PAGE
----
U.S. Supreme Court
Bothwell v. Bingham County, 237 U.S. 642 (1915)
Bothwell v. Bingham County
Argued May 6, 1915
Decided June 1, 1915
237 U.S. 642
The determinative fact of whether property formerly part of the public domain of the United States is subject to taxation by the state is the absence of any beneficial interest in the land on the part of the United States at the time of the assessment.
Neither the Carey Act of August 18, 1894, nor the agreement thereunder with the State of Idaho in regard to irrigation of arid lands segregated from the public domain purports to exempt the lands from taxation or take them out of the settled rule respecting taxation by the lands acquired under public land laws.
Where proceedings to acquire title to public land have reached the point where nothing remains to be done by the entryman, and the United States has no beneficial interest therein and does not exclude the entryman from the use thereof, the entryman is regarded as the beneficial owner, and the land is subject to taxation, even though the legal title may not have been passed to him, and in this respect it is immaterial whether the title passes direct from the government or through the state, under provisions of the Carey Act.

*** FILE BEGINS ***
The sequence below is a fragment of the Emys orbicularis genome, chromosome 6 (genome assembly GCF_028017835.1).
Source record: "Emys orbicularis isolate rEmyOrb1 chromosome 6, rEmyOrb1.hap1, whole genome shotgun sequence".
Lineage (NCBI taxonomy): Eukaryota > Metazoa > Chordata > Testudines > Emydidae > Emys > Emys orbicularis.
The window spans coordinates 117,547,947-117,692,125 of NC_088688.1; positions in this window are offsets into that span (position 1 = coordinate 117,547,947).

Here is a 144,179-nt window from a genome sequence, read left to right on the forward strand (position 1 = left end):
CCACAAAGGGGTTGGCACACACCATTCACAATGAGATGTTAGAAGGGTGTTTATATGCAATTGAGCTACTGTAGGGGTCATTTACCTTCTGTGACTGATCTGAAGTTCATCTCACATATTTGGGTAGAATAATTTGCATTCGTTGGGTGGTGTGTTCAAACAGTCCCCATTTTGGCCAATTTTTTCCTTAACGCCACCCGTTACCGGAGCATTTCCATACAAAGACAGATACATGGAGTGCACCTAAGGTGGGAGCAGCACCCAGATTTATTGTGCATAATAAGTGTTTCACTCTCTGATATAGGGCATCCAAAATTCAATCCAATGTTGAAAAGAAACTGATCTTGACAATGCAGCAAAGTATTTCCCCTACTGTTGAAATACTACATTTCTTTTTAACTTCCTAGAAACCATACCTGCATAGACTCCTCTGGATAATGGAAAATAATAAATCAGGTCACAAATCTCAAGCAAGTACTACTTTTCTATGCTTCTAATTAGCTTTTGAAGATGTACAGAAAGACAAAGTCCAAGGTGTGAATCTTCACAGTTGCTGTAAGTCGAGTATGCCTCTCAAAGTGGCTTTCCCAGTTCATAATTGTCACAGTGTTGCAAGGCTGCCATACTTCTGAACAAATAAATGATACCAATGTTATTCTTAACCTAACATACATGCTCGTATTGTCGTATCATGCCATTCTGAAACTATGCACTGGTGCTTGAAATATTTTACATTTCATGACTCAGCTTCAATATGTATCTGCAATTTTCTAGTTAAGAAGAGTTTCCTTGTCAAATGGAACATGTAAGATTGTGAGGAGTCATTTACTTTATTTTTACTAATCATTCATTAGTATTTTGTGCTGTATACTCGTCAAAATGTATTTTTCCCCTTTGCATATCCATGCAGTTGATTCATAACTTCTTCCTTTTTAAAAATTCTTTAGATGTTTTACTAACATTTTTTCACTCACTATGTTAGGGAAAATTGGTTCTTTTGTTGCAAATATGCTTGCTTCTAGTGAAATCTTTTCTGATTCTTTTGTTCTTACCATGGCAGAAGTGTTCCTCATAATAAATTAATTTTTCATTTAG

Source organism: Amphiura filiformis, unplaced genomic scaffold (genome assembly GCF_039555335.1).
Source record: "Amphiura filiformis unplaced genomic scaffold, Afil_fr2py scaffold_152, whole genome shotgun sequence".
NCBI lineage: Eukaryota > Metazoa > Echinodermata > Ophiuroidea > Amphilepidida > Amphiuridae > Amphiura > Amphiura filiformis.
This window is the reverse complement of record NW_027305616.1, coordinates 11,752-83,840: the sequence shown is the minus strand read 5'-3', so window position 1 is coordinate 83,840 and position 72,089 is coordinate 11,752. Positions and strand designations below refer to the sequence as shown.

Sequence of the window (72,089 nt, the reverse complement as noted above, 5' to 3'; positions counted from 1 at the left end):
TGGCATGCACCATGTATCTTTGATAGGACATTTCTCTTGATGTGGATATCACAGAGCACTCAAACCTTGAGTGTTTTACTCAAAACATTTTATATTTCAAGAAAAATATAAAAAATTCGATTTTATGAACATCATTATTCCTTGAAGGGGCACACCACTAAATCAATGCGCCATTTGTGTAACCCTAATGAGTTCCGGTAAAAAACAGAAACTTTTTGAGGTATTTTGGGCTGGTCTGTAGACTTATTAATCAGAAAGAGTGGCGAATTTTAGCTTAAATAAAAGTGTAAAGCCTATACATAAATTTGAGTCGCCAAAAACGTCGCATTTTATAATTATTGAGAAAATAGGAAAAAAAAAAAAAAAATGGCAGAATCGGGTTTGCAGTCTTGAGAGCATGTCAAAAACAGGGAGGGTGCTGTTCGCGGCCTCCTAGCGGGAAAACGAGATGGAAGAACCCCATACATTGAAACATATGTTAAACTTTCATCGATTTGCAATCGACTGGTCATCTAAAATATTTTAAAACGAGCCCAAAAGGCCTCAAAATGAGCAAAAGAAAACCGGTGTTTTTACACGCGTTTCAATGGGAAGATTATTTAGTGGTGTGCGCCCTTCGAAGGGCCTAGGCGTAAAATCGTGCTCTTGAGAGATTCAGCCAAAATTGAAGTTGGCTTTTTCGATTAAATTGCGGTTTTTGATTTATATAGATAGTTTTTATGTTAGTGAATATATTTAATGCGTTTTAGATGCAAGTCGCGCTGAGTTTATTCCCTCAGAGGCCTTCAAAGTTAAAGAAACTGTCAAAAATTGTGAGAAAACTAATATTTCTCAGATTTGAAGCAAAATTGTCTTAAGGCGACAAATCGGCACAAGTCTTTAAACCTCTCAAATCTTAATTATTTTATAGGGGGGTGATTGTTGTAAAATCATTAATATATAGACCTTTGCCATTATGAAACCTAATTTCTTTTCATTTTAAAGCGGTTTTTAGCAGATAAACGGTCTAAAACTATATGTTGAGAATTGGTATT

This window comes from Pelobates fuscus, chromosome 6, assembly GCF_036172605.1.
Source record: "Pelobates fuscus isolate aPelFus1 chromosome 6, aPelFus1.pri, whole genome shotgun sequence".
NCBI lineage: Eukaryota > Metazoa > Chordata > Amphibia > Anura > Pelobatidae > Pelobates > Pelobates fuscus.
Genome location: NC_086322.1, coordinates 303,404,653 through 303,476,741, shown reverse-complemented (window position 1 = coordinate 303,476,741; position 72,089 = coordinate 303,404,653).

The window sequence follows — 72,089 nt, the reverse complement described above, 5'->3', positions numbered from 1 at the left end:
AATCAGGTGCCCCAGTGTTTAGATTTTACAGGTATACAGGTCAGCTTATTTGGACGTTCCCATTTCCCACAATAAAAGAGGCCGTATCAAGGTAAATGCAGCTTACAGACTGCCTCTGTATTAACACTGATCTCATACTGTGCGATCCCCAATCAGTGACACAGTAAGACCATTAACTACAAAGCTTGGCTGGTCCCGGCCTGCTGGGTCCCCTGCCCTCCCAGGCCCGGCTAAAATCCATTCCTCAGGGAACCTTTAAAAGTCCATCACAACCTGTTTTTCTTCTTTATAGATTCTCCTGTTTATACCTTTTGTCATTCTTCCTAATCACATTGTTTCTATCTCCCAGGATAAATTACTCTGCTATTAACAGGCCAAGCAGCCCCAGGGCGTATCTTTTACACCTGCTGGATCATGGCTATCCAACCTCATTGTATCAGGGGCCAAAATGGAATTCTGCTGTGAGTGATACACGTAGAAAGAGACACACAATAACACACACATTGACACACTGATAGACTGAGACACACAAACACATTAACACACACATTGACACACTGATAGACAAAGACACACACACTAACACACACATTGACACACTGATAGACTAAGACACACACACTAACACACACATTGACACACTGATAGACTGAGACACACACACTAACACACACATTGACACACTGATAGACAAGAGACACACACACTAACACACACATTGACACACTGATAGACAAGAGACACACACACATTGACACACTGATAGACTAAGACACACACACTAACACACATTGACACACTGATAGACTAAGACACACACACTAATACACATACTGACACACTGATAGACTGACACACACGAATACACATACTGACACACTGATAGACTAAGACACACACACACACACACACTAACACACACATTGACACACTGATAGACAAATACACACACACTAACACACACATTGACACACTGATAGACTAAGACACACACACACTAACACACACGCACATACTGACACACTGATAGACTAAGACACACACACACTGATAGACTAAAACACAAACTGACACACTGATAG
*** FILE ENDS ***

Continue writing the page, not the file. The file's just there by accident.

24 Idaho 125 affirmed.
The facts, which involve the construction of the Carey Act of August 18, 1894, and the right of the state to tax chanroblesvirtualawlibrary
property taken up thereunder by an entryman after he had become entitled to the patent, but before the patent was issues, are stated in the opinion. chanroblesvirtualawlibrary